A total of 18 researchers, including two CRISPR* specialists, are calling for a temporary (five-year) ban on creating gene-edited babies.
*”In popular usage, ‘CRISPR’ (pronounced ‘crisper’) is shorthand for ‘CRISPR-Cas9.’ CRISPRs are specialized stretches of DNA. The protein Cas9 (or ‘CRISPR-associated’) is an enzyme that acts like a pair of molecular scissors, capable of cutting strands of DNA.” – LiveScience.com
“We call for a global moratorium on all clinical uses of human germline editing — that is, changing heritable DNA (in sperm, eggs or embryos) to make genetically modified children,” the statement’s co-signers, who come from a total of seven different countries, wrote in the March 14th issue of Nature.
Among the co-signers of the document are CRISPR specialists Feng Zhang from the Broad Institute of MIT and Harvard University and Emmanuelle Charpentier from the Max Planck Unit for the Science of Pathogens in Berlin.
The proposed ban would last about five years and is proposed in an effort to give the public time to learn and debate about genetic experiments. The temporary delay would also buy time for researchers to further test and improve gene-editing technology.
The moratorium, as it’s been called, would also be voluntary, with each country individually pledging to not allow the creation of gene-edited children. Each country would independently decide how long such a ban would last.
Under the ban, gene editing of sperm, eggs, and embryos would still be permitted for research purposes, but the gene-edited organisms wouldn’t be allowed implantation in a woman’s uterus to establish a pregnancy.
The ban would also allow researchers to continue to use CRISPR/Cas9 and other gene editors to treat genetic diseases in children and adults, as long as any changes made to those individual’s DNA couldn’t be passed on.
If you recognize these provisions, you should.
“Some researchers and ethicists have previously called making gene-edited babies ‘irresponsible.’ A 2017 report commissioned by the U.S. National Academies of Sciences and Medicine (SN: 3/18/17, p. 7), as well as two international conferences on human genome editing in 2015 and 2018 (SN: 12/26/15, p. 12; SN: 12/22/18 & 1/5/19, p. 20), concluded that heritable gene editing is not ready for clinical use and should wait until the technology matures and there is public consensus on allowing it.” – ScienceNews.org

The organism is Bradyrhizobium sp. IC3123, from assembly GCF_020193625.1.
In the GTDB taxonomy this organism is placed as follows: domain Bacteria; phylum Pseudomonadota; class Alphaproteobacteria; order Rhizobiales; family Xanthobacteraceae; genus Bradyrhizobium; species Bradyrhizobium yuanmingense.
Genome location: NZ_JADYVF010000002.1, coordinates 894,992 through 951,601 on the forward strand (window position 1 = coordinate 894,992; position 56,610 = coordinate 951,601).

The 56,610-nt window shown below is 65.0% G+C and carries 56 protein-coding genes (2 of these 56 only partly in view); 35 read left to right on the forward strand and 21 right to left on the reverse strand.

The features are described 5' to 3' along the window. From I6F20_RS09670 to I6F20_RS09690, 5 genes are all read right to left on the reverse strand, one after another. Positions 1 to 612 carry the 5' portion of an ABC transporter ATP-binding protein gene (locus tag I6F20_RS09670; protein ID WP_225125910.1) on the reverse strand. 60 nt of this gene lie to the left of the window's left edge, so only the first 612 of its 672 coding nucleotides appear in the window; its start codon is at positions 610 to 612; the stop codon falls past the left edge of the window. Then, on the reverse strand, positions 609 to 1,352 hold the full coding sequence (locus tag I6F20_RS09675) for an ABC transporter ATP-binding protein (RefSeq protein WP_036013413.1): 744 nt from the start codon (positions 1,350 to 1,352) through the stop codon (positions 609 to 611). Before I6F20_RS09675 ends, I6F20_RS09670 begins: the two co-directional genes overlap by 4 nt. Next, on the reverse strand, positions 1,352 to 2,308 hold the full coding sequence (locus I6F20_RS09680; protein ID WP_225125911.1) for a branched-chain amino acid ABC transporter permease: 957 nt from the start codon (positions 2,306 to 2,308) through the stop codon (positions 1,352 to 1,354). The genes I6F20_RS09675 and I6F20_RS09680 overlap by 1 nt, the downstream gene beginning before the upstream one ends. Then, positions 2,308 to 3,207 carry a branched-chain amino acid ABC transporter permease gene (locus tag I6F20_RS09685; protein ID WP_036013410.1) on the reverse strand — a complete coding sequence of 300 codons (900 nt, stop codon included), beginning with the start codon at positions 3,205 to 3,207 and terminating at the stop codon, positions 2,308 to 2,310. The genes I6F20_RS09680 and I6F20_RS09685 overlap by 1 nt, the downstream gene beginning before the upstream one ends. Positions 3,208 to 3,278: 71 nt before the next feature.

According to bioethicist Alta Charo of the University of Wisconsin–Madison Law School, the major difference between those statements and the new call for a ban is the word “moratorium.”
“In which case, there is no real daylight, only a dictionary, between the authors of the Nature essay and the reports and summit statements made to date,” she says.
Still, the previous admonitions weren’t enough to stop Chinese scientist Jiankui He from editing DNA in embryos that would result in the birth of two baby girls last year. Reportedly, another woman was pregnant with a gene-edited baby at the time of He’s announcement in November. Reports state that other researchers were aware of He’s plans and failed to stop him.
“Given that both conferences declared as irresponsible this kind of experiment, but in fact, it went ahead, says that we needed a little bit more than just clucking at the end of things,” says molecular geneticist Paul Berg of Stanford University School of Medicine to ScienceNews.org. “We needed to say a little bit more and actually call for a moratorium.”
“If everyone is saying it would be irresponsible to do it, then why not be explicit and say it should not be done?” Berg, who helped create the proposal, says, admitting that the new call is mostly a matter of semantics.
Heads of the U.S. National Institutes of Health in Bethesda, Md., the U.S. National Academies of Sciences and Medicine in Washington, D.C., and the Royal Society in London all published individual letters in support of the idea in the same issue of Nature.
Other scientists reportedly say that they support the proposed moratorium but aren’t sure that even a moratorium will stop rogue scientists from copying the actions of He.
A moratorium, or ban, if countries agree to it, would have “the force of moral authority,” even if it doesn’t have any legal weight, Russ Altman, a bioengineer and geneticist at Stanford University, says. “Now a ban will have a bigger weight of scientific credibility, and would be more likely to be obeyed.”
The scientific community awaits the final decision on the proposed moratorium.